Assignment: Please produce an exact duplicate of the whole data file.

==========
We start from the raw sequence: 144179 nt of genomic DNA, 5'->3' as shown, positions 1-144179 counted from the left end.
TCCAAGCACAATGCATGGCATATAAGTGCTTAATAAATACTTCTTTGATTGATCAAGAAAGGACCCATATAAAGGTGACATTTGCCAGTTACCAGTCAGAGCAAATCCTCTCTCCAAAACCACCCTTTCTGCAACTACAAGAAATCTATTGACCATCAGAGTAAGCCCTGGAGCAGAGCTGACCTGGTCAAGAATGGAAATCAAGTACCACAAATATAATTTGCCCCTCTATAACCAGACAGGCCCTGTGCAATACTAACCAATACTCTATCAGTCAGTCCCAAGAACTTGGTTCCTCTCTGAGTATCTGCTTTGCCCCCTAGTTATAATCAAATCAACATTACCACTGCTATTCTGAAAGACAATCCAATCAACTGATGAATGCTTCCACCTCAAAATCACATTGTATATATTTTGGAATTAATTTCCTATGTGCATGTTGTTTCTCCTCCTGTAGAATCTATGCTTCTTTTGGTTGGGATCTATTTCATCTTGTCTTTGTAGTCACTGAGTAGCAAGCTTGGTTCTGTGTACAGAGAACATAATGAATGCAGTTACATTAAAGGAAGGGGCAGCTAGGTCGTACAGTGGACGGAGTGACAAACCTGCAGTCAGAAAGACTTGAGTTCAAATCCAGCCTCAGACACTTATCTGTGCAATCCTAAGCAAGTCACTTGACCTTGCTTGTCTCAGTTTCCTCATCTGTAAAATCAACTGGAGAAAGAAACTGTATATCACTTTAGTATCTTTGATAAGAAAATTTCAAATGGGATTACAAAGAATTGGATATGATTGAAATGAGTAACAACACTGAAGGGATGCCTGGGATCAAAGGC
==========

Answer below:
We start from the raw sequence: 144179 nt of genomic DNA, 5'->3' as shown, positions 1-144179 counted from the left end.
TCCAAGCACAATGCATGGCATATAAGTGCTTAATAAATACTTCTTTGATTGATCAAGAAAGGACCCATATAAAGGTGACATTTGCCAGTTACCAGTCAGAGCAAATCCTCTCTCCAAAACCACCCTTTCTGCAACTACAAGAAATCTATTGACCATCAGAGTAAGCCCTGGAGCAGAGCTGACCTGGTCAAGAATGGAAATCAAGTACCACAAATATAATTTGCCCCTCTATAACCAGACAGGCCCTGTGCAATACTAACCAATACTCTATCAGTCAGTCCCAAGAACTTGGTTCCTCTCTGAGTATCTGCTTTGCCCCCTAGTTATAATCAAATCAACATTACCACTGCTATTCTGAAAGACAATCCAATCAACTGATGAATGCTTCCACCTCAAAATCACATTGTATATATTTTGGAATTAATTTCCTATGTGCATGTTGTTTCTCCTCCTGTAGAATCTATGCTTCTTTTGGTTGGGATCTATTTCATCTTGTCTTTGTAGTCACTGAGTAGCAAGCTTGGTTCTGTGTACAGAGAACATAATGAATGCAGTTACATTAAAGGAAGGGGCAGCTAGGTCGTACAGTGGACGGAGTGACAAACCTGCAGTCAGAAAGACTTGAGTTCAAATCCAGCCTCAGACACTTATCTGTGCAATCCTAAGCAAGTCACTTGACCTTGCTTGTCTCAGTTTCCTCATCTGTAAAATCAACTGGAGAAAGAAACTGTATATCACTTTAGTATCTTTGATAAGAAAATTTCAAATGGGATTACAAAGAATTGGATATGATTGAAATGAGTAACAACACTGAAGGGATGCCTGGGATCAAAGGC